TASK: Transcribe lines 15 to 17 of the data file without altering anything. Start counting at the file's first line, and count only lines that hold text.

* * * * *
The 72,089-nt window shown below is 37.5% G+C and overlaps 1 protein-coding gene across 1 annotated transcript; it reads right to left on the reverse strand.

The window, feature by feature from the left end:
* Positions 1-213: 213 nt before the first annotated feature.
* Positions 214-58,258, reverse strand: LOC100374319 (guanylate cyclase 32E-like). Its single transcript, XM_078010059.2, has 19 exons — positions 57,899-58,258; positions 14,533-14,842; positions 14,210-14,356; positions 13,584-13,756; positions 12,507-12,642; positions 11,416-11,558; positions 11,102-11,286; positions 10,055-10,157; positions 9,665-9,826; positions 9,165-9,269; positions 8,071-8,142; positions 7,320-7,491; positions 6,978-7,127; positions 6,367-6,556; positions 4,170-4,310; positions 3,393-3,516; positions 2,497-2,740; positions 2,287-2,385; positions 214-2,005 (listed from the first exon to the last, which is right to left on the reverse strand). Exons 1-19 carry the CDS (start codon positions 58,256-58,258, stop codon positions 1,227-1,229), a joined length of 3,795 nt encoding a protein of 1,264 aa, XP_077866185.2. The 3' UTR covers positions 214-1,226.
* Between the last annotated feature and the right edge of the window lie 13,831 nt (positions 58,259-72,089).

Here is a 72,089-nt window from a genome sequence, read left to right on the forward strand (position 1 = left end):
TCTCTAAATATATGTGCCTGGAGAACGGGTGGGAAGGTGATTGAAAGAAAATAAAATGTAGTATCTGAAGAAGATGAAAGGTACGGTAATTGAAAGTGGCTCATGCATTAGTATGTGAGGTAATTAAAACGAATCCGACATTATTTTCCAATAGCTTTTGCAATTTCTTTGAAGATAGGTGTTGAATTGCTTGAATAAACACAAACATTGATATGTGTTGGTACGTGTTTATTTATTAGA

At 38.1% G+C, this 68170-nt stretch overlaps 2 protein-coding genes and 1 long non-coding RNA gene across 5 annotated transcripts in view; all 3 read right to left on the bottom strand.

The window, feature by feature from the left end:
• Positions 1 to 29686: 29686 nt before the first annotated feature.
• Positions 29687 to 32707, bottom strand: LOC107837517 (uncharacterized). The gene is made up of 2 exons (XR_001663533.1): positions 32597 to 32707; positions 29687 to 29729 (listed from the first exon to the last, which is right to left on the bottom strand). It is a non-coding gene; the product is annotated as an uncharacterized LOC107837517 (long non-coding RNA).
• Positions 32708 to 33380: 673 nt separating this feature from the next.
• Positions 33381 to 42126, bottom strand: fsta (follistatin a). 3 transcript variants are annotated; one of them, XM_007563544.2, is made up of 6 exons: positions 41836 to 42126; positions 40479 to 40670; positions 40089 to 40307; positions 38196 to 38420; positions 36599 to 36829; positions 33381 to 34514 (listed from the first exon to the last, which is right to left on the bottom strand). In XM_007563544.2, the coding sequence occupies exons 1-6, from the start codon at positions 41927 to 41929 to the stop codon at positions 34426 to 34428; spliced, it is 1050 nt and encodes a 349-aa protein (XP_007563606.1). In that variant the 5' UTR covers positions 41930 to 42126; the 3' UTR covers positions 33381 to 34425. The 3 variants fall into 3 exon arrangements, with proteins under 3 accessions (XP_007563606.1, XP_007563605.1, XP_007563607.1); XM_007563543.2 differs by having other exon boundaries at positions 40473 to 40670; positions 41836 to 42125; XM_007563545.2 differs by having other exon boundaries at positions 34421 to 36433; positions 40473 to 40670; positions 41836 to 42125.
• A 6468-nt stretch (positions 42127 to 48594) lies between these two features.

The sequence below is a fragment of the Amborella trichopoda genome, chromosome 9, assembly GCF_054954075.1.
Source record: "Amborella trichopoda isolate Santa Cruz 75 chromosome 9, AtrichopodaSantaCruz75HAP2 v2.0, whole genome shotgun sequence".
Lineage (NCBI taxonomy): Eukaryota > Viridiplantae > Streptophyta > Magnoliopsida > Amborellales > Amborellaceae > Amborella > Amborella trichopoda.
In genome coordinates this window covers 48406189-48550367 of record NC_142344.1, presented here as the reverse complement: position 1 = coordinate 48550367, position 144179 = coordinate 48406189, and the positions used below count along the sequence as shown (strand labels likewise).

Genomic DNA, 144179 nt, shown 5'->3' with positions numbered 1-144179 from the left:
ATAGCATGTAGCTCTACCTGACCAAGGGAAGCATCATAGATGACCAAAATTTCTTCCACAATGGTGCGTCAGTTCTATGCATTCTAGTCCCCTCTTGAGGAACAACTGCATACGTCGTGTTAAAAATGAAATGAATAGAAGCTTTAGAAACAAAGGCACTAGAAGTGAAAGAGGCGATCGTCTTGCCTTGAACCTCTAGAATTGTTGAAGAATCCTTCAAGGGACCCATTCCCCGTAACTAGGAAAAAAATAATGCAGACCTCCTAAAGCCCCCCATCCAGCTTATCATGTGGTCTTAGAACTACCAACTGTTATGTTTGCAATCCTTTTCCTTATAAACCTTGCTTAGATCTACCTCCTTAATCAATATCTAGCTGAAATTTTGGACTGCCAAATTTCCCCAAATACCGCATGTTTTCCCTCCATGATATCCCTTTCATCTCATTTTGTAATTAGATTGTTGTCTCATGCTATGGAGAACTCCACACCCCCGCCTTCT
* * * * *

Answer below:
The sequence below is a fragment of the Amborella trichopoda genome, chromosome 9, assembly GCF_054954075.1.
Source record: "Amborella trichopoda isolate Santa Cruz 75 chromosome 9, AtrichopodaSantaCruz75HAP2 v2.0, whole genome shotgun sequence".
Lineage (NCBI taxonomy): Eukaryota > Viridiplantae > Streptophyta > Magnoliopsida > Amborellales > Amborellaceae > Amborella > Amborella trichopoda.